Throughout the novella, Curley's wife was consistently looking for Curley and she spent most of her time in the ranch house alone. The two were never together and the only time they were Curley was nasty to her, which drove Curley's wife to feel alone, “I don’t like Curley. He ain’t a nice fella.” (Curley's wife 89). In reality, the only reason she tried to talk to the ranch hands was because she wanted to have a conversation with one who would not be nasty to
Ophelia’s father controls every aspect of her life. “Essentially, Ophelia has no control over her body, relationships, or her choices” (“Hamlet”). Ophelia accepts her lack of control and for that reason becomes a subservient person. For example, when Hamlet insults Ophelia multiple times and then asks where her father is, she responds with: “At home, my lord” (III.i.131). Instead of addressing him as Hamlet or using an endearing term, she speaks to him as though she is of a lower class.
In this part, Curley’s wife talks to Candy about how his dreams are not going to work out. She says, “I seen too many of you guys...I know you guys” (Steinbeck, pg 79). This proves that Curley’s wife has been at that house for a long time with no one to talk to, and it’s caused her to have a constant need for attention. The only way she knows how to get attention is by messing with people. Curley’s wife tries to explain to Candy that his dreams will never work out which portrays that she deals with her attention by bring people down.
For centuries, society has placed women into a lesser standing than men, but why is this? In Kate Austin’s “Woman,” women are so innately bound to men and their role as a mother, that they are never given equal opportunities directly leading to women’s subordinate role in society. In “Letter to the Women of England,” Mary Robinson asserts that society has regarded the female psyche as less than that of the man’s. Charlotte Perkins Gilman’s “The Yellow Wall-Paper” is a story of a secluded woman who is forced by the men in her life to do nothing but sit in her bedroom, and her slow descent into a madness caused by an obsession with the yellow wallpaper and her postpartum depression. Gilman’s “The Yellow Wall-Paper” examines how mental health,
Think I don’t like to talk to somebody ever’ once in a while. Think I like to stick in that house alla time?” (Steinbeck 77). Curley’s wife expresses her need of speaking to others; she is tired of staying in the house all the time and having no one to talk to but Curley, whom she openly despises The way the men describe her, as a whore, only adds to her loneliness and depression. It brings her to the point in which she angrily cries out at Lennie,
And when the others told her to grow up, she turned her imaginary friends into characters, telling their stories. II. Characters a) Micah August Carter- He is a shy, coward, and music-lover best friend of Janie Vivian. He was also accused and interrogated because of an incident related to her (Janie). b) Janie Grace Vivian- She is a wild, imaginative, and party-goer best friend of Micah whom she loved more than anything.
Gene is alone in his thoughts as no one supports him, not even his wife. He is ridiculed, harshly judged and discriminated for both his race and his idea of freedom and equality in society during that time frame. Tessie Hutchinson has ideas that no one else in her community agree with and she is sent to her death sentence. In both cases, the main characters are criticized and at many risks for expressing their intellectual freedom; that comes to show that in these short story universes, revealing individual thoughts and actions can lead to unfortunate circumstances and disastrous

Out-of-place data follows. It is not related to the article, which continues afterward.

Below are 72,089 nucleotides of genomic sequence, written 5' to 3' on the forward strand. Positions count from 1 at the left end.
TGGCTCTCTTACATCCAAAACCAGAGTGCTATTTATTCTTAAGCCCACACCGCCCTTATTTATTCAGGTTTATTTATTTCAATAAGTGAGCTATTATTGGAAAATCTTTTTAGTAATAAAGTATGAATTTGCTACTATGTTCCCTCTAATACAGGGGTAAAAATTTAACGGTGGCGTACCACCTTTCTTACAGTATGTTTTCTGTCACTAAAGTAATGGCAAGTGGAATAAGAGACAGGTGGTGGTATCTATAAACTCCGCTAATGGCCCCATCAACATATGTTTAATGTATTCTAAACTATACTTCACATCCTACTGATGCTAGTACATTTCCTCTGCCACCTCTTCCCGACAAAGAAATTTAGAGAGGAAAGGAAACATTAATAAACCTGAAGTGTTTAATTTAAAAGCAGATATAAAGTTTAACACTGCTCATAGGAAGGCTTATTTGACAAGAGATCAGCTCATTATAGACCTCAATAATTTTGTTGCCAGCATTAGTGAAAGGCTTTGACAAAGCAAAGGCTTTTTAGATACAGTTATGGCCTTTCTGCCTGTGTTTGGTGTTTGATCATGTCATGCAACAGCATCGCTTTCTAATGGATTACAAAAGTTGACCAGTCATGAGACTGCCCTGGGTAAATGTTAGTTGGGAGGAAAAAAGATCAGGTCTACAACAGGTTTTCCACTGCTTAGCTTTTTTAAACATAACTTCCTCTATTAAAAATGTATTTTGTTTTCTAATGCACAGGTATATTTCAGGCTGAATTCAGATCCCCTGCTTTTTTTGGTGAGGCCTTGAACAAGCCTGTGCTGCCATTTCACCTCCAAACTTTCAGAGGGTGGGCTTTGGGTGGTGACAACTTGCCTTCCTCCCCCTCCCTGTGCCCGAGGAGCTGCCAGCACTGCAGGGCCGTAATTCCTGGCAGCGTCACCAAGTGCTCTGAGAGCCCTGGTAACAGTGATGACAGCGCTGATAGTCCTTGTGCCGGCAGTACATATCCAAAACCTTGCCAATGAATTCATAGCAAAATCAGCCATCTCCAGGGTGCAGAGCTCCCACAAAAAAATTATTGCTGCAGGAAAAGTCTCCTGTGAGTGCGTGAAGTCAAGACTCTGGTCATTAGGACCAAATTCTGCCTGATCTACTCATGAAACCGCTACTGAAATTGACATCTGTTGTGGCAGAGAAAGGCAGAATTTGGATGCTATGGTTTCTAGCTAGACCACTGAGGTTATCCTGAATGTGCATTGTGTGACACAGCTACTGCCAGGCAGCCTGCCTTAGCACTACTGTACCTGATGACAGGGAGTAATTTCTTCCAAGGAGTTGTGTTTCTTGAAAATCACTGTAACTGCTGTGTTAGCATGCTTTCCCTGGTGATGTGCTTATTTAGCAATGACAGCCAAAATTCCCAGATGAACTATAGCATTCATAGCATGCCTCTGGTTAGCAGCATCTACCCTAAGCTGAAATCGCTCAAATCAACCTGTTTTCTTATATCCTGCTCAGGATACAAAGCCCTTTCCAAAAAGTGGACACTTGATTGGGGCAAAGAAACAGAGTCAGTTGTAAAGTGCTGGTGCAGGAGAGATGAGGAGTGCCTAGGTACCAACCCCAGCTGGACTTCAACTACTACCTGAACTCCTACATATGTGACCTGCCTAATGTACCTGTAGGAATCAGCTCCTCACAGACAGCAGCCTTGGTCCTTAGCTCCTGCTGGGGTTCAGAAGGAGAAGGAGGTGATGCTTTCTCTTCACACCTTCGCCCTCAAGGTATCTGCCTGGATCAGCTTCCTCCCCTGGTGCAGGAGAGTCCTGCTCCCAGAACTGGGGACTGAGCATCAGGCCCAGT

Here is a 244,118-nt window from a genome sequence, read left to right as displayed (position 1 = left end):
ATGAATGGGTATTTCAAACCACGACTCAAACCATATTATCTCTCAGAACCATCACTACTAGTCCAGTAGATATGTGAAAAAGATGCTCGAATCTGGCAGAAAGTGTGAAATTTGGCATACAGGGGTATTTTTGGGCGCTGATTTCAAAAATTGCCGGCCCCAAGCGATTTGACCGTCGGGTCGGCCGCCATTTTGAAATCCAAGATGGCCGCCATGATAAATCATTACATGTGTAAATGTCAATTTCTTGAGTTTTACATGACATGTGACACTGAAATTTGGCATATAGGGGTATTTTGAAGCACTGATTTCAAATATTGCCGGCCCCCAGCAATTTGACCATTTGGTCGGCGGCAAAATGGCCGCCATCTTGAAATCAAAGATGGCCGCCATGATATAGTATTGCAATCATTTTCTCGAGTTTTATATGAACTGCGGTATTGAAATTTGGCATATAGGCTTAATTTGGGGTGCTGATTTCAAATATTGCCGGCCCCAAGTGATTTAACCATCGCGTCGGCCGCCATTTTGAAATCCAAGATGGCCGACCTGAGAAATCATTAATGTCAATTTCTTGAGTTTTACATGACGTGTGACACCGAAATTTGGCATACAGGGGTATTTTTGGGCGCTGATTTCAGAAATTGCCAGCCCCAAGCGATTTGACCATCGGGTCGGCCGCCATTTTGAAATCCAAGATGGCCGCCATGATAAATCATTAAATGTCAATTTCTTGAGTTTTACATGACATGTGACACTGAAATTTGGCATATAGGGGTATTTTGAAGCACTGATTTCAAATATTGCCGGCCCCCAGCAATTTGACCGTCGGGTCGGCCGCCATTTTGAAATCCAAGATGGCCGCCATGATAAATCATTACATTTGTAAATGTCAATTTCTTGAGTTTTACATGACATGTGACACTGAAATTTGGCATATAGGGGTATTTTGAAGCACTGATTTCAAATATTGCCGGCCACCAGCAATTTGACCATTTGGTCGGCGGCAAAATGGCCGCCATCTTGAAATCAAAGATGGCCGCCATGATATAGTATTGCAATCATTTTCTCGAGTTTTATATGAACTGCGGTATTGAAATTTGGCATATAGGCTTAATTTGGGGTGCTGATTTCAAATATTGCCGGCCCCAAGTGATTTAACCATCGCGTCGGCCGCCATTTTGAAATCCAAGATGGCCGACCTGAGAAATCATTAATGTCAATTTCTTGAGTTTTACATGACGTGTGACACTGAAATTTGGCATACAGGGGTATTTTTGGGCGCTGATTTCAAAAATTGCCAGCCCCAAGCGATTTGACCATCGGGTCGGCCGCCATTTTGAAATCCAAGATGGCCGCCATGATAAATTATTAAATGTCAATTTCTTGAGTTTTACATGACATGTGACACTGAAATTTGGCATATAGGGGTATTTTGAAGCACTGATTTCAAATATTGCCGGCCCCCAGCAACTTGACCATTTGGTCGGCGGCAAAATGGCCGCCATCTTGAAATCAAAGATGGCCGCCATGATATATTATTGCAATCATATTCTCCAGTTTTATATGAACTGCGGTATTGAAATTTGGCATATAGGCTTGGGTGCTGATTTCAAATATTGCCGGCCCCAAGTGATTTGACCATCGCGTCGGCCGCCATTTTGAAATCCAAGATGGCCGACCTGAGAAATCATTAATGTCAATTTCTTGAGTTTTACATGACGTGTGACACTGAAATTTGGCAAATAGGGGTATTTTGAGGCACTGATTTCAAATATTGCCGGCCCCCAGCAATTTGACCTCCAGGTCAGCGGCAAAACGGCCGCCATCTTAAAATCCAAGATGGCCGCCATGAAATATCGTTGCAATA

Mammachi endures all of these ill-treatments until her educated son rescues her, but the result was her son starts to dominate her life after that. Chacko takes the control of her factory and pushes her aside without concerning her dedication to establish and maintain the factory before his arrival. As well as the ill-treatments from her husband, the negligence of her son also is accepted by Mammachi, since that is the way that the patriarchal society functions. Roy portrays the character of Ammu as a rebel against both patriarchy and her marginalization as a woman. She never enjoys the privileges that Chacko enjoys because of her being a woman and during this period women were marginalized merely for the reason of their being women.
The Virgin Suicides, by Jeffrey Eugenedis, is a novel that deals with the complexities of being a teenager, dealing with related themes such as growing up, loss of innocence, adolescent sexuality, loneliness, unrequited love. These seemingly innocent themes however, develop a darker side, as they lead to the suicides of the main characters- Lux, Bonnie, Celia, Mary and Therese: the 5 Lisbon sisters. The story is told retrospectively through the the viewpoint of an unknown number of anonymous boys, now middleaged men, who grew up in the same middle class suburban neighbourhood in middle America. This first person plural narrative creates interest effects on the novel. Most importantly, the narrative is an extremely detached, therefore highly unreliable one.
Septimus had gone to serve in war with thoughts of ideal freedom which the Germans now threaten. His return however left him scarred and alone and he only married Reiza for her companionship because he couldn’t sleep at night or bear to be alone. Reiza in turn attempted to heal the marriage by bearing a child, but Septimus refuses and leaves her in her own darkness and lets her spiral out of control, not letting her fulfil or seek the pleasures of motherhood due to his reasons of not joining into the male patriarchy himself. Reiza is still loyal and confronts Septimus multiple times in attempts of his reciprocation towards her, but it is all to